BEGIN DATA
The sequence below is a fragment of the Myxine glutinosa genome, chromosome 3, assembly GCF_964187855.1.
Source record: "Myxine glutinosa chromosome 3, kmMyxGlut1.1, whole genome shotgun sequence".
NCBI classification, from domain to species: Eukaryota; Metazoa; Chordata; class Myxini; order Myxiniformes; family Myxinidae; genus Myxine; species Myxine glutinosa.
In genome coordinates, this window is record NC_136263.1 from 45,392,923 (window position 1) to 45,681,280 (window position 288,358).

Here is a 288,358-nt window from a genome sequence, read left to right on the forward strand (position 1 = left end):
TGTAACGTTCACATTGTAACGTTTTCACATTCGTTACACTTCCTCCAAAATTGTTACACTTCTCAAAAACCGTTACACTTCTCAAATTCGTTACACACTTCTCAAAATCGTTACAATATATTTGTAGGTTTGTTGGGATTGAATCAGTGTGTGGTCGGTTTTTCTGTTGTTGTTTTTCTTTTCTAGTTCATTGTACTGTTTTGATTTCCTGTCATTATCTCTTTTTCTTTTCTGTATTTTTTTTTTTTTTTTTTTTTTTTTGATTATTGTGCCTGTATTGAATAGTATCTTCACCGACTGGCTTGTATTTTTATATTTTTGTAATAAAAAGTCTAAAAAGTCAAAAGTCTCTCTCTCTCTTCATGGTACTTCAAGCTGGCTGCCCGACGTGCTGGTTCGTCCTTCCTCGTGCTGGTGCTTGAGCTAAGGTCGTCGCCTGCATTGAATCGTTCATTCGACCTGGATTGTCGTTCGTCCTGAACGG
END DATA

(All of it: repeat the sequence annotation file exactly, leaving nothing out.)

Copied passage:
The sequence below is a fragment of the Myxine glutinosa genome, chromosome 3, assembly GCF_964187855.1.
Source record: "Myxine glutinosa chromosome 3, kmMyxGlut1.1, whole genome shotgun sequence".
NCBI classification, from domain to species: Eukaryota; Metazoa; Chordata; class Myxini; order Myxiniformes; family Myxinidae; genus Myxine; species Myxine glutinosa.
In genome coordinates, this window is record NC_136263.1 from 45,392,923 (window position 1) to 45,681,280 (window position 288,358).

Here is a 288,358-nt window from a genome sequence, read left to right on the forward strand (position 1 = left end):
TGTAACGTTCACATTGTAACGTTTTCACATTCGTTACACTTCCTCCAAAATTGTTACACTTCTCAAAAACCGTTACACTTCTCAAATTCGTTACACACTTCTCAAAATCGTTACAATATATTTGTAGGTTTGTTGGGATTGAATCAGTGTGTGGTCGGTTTTTCTGTTGTTGTTTTTCTTTTCTAGTTCATTGTACTGTTTTGATTTCCTGTCATTATCTCTTTTTCTTTTCTGTATTTTTTTTTTTTTTTTTTTTTTTTTGATTATTGTGCCTGTATTGAATAGTATCTTCACCGACTGGCTTGTATTTTTATATTTTTGTAATAAAAAGTCTAAAAAGTCAAAAGTCTCTCTCTCTCTTCATGGTACTTCAAGCTGGCTGCCCGACGTGCTGGTTCGTCCTTCCTCGTGCTGGTGCTTGAGCTAAGGTCGTCGCCTGCATTGAATCGTTCATTCGACCTGGATTGTCGTTCGTCCTGAACGG